"Navy flight 634, you are right of course. Turn left 200." The pilot banked to the left, lining up the wingtip depicted in the turn and bank indicator with the small block that would give a three degree per second turn, a standard rate turn. Just take the number of degrees you need to turn and divide by three. Hold the turn for that many seconds and then roll out. Simple, but not when you are being hammered by turbulence. The compass was swinging wildly, the directional gyro was history and the second hand on the clock was hard to see with the flashlight in his teeth.
"Navy flight 634, you are not correcting. I am going to assume you have no directional gyro. On my signal start a standard rate left turn…now". The pilot banked to the left, trying desperately to focus on the turn and bank indicator. Hold it, hold it!
"Navy flight 634, roll out…now". The pilot rolled the wings level.
"Navy flight 634, correcting to right…start right turn…now. The pilot did. All the while frantically trying to maintain the scan on the instruments and keep the jet right side up. The turbulence was throwing the jet fighter all over the sky. For the next 20 minutes, the controller guided the jet by calling out the turns in a desperate attempt to line up the jet for the approach to Miramar.
"Navy flight 634, you are 20 miles from touchdown. Descend and maintain 2500 feet for the approach. Landing checklist should be complete. Confirm gear is down. Crash trucks will be standing by". On the pilot flew, frantically scanning the panel. The fuel warning light popped on. Low fuel! Scan!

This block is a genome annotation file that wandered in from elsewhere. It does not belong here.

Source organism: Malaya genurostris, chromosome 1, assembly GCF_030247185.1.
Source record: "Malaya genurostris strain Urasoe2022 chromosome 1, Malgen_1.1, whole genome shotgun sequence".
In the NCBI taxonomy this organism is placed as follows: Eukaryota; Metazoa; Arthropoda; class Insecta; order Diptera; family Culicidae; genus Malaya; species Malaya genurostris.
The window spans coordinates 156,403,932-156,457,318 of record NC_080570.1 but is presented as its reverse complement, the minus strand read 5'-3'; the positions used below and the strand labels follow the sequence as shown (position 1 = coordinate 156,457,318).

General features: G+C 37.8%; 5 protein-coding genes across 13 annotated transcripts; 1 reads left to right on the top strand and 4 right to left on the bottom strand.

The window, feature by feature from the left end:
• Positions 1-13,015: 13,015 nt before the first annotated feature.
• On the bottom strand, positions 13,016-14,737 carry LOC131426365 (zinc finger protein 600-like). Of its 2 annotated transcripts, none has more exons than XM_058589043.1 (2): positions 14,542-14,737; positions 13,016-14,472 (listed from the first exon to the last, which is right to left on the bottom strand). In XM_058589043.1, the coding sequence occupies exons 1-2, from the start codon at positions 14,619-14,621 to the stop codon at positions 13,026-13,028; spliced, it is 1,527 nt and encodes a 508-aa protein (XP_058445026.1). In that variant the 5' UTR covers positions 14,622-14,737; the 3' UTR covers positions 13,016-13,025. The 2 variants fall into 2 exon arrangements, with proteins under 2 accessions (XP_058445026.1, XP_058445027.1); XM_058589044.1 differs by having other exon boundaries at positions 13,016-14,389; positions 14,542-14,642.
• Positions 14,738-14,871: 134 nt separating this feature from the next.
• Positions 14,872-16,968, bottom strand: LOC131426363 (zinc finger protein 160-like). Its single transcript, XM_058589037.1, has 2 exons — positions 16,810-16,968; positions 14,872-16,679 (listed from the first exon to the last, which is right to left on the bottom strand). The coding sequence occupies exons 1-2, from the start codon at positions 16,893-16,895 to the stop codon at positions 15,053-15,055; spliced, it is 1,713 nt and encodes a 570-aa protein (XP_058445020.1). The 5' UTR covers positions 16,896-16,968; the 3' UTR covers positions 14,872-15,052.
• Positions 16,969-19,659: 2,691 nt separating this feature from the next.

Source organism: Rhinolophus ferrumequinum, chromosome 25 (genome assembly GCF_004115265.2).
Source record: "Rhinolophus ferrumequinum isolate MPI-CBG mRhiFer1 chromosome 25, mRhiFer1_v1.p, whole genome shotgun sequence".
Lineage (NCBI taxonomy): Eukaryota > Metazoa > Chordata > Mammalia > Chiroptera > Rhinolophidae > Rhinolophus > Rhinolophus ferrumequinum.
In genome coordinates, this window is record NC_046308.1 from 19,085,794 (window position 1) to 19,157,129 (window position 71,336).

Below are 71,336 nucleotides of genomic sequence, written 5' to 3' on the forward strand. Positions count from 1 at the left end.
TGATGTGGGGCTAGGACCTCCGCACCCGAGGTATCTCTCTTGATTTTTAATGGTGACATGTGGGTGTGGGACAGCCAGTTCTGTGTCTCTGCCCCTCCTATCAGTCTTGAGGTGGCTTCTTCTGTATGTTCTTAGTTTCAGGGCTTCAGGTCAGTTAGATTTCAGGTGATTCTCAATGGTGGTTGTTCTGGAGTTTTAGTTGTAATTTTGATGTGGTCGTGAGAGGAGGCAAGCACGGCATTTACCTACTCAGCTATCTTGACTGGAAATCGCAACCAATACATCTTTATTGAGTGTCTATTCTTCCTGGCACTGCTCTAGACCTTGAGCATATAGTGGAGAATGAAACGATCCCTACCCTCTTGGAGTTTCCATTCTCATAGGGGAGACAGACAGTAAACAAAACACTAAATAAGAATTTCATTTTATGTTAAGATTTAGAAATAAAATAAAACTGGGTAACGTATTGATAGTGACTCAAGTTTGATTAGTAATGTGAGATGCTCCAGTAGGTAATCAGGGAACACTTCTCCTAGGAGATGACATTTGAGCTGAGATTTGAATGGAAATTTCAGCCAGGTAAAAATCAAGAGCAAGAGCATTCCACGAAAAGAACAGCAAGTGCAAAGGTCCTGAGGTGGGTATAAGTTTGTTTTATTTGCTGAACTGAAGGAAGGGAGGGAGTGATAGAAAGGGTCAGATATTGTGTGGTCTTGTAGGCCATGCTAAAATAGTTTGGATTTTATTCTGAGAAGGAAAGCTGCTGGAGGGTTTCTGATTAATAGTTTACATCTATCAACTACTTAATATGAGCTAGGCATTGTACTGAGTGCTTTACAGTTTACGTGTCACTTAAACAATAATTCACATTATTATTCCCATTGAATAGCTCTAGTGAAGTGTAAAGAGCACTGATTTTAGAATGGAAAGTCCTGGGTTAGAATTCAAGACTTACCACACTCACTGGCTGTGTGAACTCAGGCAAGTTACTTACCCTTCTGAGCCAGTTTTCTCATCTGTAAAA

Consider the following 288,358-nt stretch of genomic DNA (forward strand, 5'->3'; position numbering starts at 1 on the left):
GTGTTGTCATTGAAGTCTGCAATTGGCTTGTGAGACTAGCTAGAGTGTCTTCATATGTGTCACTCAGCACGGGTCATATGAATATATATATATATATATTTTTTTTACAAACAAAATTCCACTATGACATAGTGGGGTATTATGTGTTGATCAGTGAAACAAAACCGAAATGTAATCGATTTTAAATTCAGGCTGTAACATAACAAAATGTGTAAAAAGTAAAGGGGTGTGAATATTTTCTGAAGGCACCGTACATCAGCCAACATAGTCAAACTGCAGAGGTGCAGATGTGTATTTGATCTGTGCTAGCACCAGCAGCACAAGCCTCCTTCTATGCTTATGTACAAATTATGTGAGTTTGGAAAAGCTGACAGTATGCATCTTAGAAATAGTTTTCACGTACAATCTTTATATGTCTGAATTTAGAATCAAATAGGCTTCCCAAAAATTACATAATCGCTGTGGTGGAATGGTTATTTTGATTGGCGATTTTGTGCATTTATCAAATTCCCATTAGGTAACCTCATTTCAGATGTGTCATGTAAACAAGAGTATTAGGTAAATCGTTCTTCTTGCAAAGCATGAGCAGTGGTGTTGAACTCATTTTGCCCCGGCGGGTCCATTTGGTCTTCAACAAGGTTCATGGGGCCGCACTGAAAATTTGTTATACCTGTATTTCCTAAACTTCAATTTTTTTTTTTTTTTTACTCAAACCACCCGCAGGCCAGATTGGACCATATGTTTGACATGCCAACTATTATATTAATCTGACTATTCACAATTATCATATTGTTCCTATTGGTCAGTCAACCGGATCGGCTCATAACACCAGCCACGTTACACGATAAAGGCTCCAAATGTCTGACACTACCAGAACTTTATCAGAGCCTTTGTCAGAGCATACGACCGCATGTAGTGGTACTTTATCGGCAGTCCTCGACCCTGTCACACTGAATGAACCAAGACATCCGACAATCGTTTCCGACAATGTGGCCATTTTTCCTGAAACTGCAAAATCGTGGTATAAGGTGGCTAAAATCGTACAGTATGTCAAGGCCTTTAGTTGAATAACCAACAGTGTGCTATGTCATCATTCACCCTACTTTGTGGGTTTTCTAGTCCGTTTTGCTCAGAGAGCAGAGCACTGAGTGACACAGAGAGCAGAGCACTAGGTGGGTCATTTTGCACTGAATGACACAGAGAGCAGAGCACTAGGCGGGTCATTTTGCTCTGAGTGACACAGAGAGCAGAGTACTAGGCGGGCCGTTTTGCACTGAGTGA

"Navy flight 634, you are 5 miles from touchdown. Descend and maintain 1000 feet. Correcting left…3 degrees. On course, on center line. Correcting right 5 degrees. On course. Correcting left 2 degrees. On course…drifting right of center. Left 3 degrees. The pilot struggled to keep up with the minute corrections called by the controller, knowing that his very life depended on his ability to concentrate and flawlessly fly the plane. There would be no second chances this night. There was no fuel for a missed approach. He had to be right on, the first time.
"Navy flight 634, you are one mile from touchdown. Drifting right of course…turn left 3 degrees". The pilot maintained his scan, but began to take quick looks out the canopy over the nose, straining to see any sign of a runway. And then out of the torrential black rain and furiously blowing wind, the runway lights appeared! The pilot chopped the throttle, pointed the nose down, and slammed onto the wet runway. He was down safely! He braked to a stop and turned the jet around to taxi to the ramp. The rain was so heavy, he could not see which way to taxi. A lineman in a jeep with a flashing light appeared to guide the jet to the tie down area. One hundred feet short of the tie down area, the jet flamed out. It was out of fuel. He had made it by less than 3 minutes!
The pilot climbed out of the jet fighter and walked into the operations office, manned by the duty officer. The pilot stated, "I need a Jeep to get to the Officer's Quarters".
"No problem, lieutenant, one will be right here shortly. Cup of coffee? The pilot declined the offer, because he did not think he could hold the cup steady enough to drink with his shaking hands.
After patiently waiting about 5 minutes, the pilot said to the duty officer, "Where's my Jeep?"
"I haven't called for it, yet, because I was waiting on your crew to come in".
The pilot, now frustrated, said, "There is no crew. I am the crew. There is just me! I am all there is".
The astonished duty officer looked at the pilot and said, "You were up there…in that…alone?"
And that, as my Dad said to me, is the difference between the fighter boys and the bomber boys.